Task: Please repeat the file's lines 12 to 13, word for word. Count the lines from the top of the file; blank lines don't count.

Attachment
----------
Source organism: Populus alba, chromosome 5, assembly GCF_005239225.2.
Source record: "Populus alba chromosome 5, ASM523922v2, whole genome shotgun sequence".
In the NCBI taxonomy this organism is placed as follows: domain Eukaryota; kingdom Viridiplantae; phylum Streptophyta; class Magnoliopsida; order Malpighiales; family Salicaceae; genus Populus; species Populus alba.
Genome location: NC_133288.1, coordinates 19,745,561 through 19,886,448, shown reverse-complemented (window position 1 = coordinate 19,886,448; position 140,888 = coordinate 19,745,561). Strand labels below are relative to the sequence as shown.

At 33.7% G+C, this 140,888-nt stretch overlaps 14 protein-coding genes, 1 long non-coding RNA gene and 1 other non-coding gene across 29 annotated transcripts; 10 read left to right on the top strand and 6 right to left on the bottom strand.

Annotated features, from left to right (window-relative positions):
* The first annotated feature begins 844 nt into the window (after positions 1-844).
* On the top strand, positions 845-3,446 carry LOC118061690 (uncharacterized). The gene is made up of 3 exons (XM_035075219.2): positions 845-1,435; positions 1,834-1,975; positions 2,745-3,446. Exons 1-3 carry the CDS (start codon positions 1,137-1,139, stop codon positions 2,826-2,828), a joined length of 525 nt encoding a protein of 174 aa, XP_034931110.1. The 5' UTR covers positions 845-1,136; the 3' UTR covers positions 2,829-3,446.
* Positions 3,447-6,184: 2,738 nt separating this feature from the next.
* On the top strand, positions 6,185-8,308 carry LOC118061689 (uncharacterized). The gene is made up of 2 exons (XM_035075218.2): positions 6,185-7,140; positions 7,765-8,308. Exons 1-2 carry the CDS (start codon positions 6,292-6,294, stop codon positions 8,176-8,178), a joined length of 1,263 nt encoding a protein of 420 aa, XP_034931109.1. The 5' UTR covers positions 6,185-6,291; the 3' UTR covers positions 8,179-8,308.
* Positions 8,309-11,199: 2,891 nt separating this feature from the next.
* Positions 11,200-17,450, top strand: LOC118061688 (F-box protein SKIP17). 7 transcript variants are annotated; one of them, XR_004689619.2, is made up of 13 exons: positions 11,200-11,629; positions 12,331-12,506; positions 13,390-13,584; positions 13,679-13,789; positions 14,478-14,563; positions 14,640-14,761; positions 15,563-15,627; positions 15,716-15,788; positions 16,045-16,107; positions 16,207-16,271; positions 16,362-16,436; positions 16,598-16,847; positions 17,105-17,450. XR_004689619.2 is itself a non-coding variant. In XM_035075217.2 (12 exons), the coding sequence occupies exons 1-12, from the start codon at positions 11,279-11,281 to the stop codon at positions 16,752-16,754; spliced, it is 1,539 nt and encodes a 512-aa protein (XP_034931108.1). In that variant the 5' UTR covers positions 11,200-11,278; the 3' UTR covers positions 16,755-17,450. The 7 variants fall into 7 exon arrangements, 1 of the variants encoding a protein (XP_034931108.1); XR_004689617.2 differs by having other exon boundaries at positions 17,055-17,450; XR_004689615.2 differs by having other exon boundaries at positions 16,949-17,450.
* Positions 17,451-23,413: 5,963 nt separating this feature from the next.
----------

* Positions 11,200-17,450, top strand: LOC118061688 (F-box protein SKIP17). 7 transcript variants are annotated; one of them, XR_004689619.2, is made up of 13 exons: positions 11,200-11,629; positions 12,331-12,506; positions 13,390-13,584; positions 13,679-13,789; positions 14,478-14,563; positions 14,640-14,761; positions 15,563-15,627; positions 15,716-15,788; positions 16,045-16,107; positions 16,207-16,271; positions 16,362-16,436; positions 16,598-16,847; positions 17,105-17,450. XR_004689619.2 is itself a non-coding variant. In XM_035075217.2 (12 exons), the coding sequence occupies exons 1-12, from the start codon at positions 11,279-11,281 to the stop codon at positions 16,752-16,754; spliced, it is 1,539 nt and encodes a 512-aa protein (XP_034931108.1). In that variant the 5' UTR covers positions 11,200-11,278; the 3' UTR covers positions 16,755-17,450. The 7 variants fall into 7 exon arrangements, 1 of the variants encoding a protein (XP_034931108.1); XR_004689617.2 differs by having other exon boundaries at positions 17,055-17,450; XR_004689615.2 differs by having other exon boundaries at positions 16,949-17,450.
* Positions 17,451-23,413: 5,963 nt separating this feature from the next.